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NASA is seeking proposals for a further two private astronaut missions to the International Space Station

Business Insider logo Business Insider 6/12/2021 ztayeb@businessinsider.com (Zahra Tayeb)
a view of a snow covered mountain: The International Space Station as seen by astronauts from NASA's space shuttle Endeavour. NASA © Provided by Business Insider The International Space Station as seen by astronauts from NASA's space shuttle Endeavour. NASA

NASA is seeking proposals for the next two private astronaut missions to the International Space Station (ISS), the agency announced Friday.

One mission is expected to take place between the fall of 2022 and mid-2023, and the other between the middle and end of 2023.

The agency said it is seeking proposals from US commercial space companies in an effort to make space accessible to more people than ever before.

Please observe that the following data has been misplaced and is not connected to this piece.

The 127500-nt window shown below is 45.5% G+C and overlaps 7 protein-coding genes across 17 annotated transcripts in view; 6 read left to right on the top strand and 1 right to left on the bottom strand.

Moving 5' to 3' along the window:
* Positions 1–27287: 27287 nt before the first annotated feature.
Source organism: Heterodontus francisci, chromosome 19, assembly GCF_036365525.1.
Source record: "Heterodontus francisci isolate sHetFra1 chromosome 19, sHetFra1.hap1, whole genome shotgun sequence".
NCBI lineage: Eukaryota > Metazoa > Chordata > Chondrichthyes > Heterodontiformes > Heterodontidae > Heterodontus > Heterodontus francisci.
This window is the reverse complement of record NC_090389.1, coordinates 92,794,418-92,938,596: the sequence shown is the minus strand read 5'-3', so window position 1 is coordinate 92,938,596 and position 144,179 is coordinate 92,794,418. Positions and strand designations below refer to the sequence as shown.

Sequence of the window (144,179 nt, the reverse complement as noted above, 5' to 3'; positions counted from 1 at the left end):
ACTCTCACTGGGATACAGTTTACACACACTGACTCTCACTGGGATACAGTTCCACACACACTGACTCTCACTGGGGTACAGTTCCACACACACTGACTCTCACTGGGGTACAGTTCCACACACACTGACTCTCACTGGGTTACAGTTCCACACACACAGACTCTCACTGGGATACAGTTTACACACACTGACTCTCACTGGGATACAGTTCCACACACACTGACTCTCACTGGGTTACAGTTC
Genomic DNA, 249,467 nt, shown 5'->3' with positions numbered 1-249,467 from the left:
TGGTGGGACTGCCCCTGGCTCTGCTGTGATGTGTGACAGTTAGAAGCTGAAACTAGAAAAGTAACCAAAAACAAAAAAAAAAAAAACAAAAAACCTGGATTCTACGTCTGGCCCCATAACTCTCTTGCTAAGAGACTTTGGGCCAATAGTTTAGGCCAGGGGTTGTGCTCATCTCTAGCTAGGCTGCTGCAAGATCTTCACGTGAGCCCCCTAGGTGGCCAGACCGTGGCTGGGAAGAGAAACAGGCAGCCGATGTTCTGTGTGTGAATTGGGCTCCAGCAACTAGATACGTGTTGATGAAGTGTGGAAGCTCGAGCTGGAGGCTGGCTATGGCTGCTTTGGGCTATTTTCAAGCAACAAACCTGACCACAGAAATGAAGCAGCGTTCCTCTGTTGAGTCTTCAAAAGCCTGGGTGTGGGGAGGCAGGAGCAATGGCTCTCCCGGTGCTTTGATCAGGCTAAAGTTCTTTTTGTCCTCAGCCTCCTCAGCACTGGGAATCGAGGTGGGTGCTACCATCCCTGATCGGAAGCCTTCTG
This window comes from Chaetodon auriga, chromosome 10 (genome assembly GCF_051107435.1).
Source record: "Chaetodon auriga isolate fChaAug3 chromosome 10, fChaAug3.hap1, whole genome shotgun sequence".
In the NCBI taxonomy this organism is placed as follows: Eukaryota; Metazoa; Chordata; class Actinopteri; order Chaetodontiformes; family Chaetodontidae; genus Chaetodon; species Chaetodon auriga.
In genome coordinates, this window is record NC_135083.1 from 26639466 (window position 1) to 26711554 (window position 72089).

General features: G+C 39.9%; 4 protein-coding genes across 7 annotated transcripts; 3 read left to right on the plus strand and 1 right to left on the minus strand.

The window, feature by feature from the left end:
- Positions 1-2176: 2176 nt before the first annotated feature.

The news follows a previously announced private mission to the ISS. Earlier in May, NASA and Axiom Space agreed to fly the first private astronauts to the ISS as early as January 2022.

A deadline for the new mission proposals has been set for July 9, 2021, at 5 p.m. EDT.

NASA defines private astronaut missions as "privately funded, fully commercial spaceflights on a commercial launch vehicle for the purpose of enabling tourism, outreach, commercial research, and approved commercial and marketing activities on the space station."

Phil McAlister, director of commercial spaceflight development at NASA, said in a statement posted on its website: "This year is truly a renaissance for human spaceflight both as we fly NASA and international partner astronauts on US commercial crew spacecraft to the International Space Station and also as we see the expansion of private astronaut missions."

He said that as more people fly to space and do more things during their spaceflights, it attracts even more people to do more activities in Low-Earth orbit (LEO). "It reflects the growing market we envisioned when we began the Commercial Crew Program 10 years ago," he added.

LEO encompasses Earth-centered orbits with an altitude of 2,000 km (1,200 miles) or less, according to NASA.

NASA expects the two new missions to last a period of up to 14 days.

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